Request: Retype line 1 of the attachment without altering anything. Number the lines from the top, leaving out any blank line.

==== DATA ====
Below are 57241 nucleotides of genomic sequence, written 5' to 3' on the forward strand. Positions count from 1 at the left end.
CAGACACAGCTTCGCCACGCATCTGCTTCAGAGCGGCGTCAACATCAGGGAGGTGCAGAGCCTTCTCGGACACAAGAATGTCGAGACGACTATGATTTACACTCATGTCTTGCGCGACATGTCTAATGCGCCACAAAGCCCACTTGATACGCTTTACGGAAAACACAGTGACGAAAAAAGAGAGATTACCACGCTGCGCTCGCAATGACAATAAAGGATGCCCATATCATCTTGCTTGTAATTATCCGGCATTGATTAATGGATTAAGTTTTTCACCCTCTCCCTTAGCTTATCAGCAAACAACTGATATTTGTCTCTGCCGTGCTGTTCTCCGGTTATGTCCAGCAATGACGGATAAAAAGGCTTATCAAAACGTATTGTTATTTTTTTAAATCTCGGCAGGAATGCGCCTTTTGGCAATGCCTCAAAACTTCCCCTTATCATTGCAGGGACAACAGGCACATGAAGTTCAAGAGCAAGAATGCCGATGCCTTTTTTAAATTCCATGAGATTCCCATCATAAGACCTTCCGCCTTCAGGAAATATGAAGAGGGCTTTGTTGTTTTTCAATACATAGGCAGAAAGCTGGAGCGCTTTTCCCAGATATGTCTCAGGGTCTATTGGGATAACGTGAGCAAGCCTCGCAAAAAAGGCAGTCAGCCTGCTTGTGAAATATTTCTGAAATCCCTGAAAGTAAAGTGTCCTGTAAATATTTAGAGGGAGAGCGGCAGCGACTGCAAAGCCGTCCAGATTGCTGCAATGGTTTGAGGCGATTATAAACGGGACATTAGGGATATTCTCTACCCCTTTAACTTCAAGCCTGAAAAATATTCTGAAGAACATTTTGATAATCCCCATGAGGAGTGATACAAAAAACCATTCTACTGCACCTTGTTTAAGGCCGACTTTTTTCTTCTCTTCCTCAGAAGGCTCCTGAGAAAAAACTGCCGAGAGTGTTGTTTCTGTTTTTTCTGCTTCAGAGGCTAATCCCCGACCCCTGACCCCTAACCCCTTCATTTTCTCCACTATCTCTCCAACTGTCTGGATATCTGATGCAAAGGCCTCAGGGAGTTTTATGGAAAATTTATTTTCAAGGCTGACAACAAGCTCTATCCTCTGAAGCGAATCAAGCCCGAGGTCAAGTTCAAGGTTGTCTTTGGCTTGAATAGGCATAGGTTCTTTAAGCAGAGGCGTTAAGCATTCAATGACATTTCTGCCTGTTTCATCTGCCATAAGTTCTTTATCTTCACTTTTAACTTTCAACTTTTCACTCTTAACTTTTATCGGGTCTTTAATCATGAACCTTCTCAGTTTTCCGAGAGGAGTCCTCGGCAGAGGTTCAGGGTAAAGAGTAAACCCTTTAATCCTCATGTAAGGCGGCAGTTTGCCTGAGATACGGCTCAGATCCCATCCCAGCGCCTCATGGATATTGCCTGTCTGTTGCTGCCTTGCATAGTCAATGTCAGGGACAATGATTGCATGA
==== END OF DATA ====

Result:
Below are 57241 nucleotides of genomic sequence, written 5' to 3' on the forward strand. Positions count from 1 at the left end.